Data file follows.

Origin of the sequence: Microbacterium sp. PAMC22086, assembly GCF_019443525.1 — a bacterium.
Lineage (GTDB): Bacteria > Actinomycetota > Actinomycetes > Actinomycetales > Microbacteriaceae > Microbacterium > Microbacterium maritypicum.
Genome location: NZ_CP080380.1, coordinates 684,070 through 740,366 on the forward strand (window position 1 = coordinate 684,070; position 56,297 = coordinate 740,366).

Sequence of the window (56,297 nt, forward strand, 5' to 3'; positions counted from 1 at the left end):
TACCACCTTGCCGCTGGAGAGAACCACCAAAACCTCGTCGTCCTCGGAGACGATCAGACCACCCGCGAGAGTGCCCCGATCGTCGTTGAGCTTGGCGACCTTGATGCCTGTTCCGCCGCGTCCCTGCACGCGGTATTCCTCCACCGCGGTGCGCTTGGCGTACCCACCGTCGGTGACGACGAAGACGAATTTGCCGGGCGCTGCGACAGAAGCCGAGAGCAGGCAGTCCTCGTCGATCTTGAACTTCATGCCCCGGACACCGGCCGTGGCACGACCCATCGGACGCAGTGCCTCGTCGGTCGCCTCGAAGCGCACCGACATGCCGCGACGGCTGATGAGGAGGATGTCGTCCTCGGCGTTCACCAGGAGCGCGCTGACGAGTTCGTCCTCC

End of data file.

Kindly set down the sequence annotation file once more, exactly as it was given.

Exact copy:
Origin of the sequence: Microbacterium sp. PAMC22086, assembly GCF_019443525.1 — a bacterium.
Lineage (GTDB): Bacteria > Actinomycetota > Actinomycetes > Actinomycetales > Microbacteriaceae > Microbacterium > Microbacterium maritypicum.
Genome location: NZ_CP080380.1, coordinates 684,070 through 740,366 on the forward strand (window position 1 = coordinate 684,070; position 56,297 = coordinate 740,366).

Sequence of the window (56,297 nt, forward strand, 5' to 3'; positions counted from 1 at the left end):
TACCACCTTGCCGCTGGAGAGAACCACCAAAACCTCGTCGTCCTCGGAGACGATCAGACCACCCGCGAGAGTGCCCCGATCGTCGTTGAGCTTGGCGACCTTGATGCCTGTTCCGCCGCGTCCCTGCACGCGGTATTCCTCCACCGCGGTGCGCTTGGCGTACCCACCGTCGGTGACGACGAAGACGAATTTGCCGGGCGCTGCGACAGAAGCCGAGAGCAGGCAGTCCTCGTCGATCTTGAACTTCATGCCCCGGACACCGGCCGTGGCACGACCCATCGGACGCAGTGCCTCGTCGGTCGCCTCGAAGCGCACCGACATGCCGCGACGGCTGATGAGGAGGATGTCGTCCTCGGCGTTCACCAGGAGCGCGCTGACGAGTTCGTCCTCC